Across the pond, formal verse has had more mainstream support. In London, Auberon Waugh's Literary Review has for fifteen years been running a monthly poetry competition whose rules stipulate that entries must rhyme, scan, and make sense. The London Spectator ceased accepting poetry submissions at all some years ago on the grounds that none of the work submitted was any good; the outcry was, they report, "less than deafening." They have recently reversed this policy. In a stirring editorial in the September 23, 2000 issue, they announced that they had hired a poetry editor. "He has a beard.... He knows the difference between a tribrach tri·brach
A metrical foot having three short or unstressed syllables.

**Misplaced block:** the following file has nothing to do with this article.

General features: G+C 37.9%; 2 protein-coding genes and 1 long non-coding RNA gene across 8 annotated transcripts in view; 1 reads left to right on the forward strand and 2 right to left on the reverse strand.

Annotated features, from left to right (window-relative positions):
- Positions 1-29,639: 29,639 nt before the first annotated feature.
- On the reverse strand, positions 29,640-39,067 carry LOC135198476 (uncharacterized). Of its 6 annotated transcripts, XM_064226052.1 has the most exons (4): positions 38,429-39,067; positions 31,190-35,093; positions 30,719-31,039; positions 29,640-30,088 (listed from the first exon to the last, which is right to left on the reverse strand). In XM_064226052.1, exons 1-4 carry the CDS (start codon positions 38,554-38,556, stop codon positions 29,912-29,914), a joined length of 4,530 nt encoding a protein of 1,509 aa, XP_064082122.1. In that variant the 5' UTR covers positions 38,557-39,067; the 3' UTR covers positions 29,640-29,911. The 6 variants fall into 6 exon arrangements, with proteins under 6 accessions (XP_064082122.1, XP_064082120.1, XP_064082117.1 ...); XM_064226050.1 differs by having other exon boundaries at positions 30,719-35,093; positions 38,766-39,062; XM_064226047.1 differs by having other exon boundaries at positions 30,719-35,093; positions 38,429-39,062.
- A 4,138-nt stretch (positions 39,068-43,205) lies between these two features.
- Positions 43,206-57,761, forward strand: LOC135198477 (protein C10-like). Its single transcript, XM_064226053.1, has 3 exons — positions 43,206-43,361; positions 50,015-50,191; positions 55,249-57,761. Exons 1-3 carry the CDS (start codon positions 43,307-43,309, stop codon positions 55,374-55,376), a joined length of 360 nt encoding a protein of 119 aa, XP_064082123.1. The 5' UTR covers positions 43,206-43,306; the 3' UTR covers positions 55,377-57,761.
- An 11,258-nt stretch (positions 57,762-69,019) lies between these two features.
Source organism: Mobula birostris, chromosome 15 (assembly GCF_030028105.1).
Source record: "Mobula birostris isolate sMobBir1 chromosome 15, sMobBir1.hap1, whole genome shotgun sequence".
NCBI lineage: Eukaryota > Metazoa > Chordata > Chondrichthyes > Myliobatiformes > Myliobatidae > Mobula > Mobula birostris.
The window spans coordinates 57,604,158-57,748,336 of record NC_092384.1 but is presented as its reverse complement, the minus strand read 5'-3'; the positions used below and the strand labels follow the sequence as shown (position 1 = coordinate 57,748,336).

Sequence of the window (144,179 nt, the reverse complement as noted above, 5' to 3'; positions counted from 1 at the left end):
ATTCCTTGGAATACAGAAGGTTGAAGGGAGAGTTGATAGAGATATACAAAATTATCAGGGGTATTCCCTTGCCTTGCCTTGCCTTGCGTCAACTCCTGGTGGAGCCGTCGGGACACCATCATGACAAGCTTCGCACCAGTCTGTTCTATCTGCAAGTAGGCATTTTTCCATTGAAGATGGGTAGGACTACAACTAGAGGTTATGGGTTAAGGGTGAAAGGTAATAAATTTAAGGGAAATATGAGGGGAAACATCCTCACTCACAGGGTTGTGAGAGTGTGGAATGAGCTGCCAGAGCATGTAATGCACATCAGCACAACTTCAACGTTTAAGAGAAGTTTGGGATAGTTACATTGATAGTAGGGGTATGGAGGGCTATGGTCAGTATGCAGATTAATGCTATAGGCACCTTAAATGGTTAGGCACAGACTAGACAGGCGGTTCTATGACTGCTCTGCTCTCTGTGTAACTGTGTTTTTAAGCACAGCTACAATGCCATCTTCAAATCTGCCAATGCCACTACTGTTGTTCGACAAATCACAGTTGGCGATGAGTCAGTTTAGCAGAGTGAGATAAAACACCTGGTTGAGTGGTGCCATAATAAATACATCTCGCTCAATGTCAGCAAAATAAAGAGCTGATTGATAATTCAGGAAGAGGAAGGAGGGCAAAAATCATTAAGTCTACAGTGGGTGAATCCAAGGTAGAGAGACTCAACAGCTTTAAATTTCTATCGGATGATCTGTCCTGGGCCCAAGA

[Latin tribrachys, from Greek tribrakhus : tri-, tri- + brakhus, short; see and a molossus." Their requirements are less strict than Mr. Waugh's, insisting only that poems scan, have an argument, and show decorum DECORUM. Proper behaviour; good order.
2. Decorum is requisite in public places, in order to permit all persons to enjoy their rights; for example, decorum is indispensable in church, to enable those assembled, to worship. . And, of course, The New Criterion deserves an honorable mention in this context. Still I doubt any of it will make much difference. I have read the New Formalists with painstaking attention. (Rebel Angels, edited by Mark Jarman and David Mason [Story Line Press, 1996], is a representative collection.) I have been a Literary Review subscriber since its first issue. I applaud what these poets are doing, and am very glad they are doing it, but I can't remember a line of their stuff, though I have sincerely tried.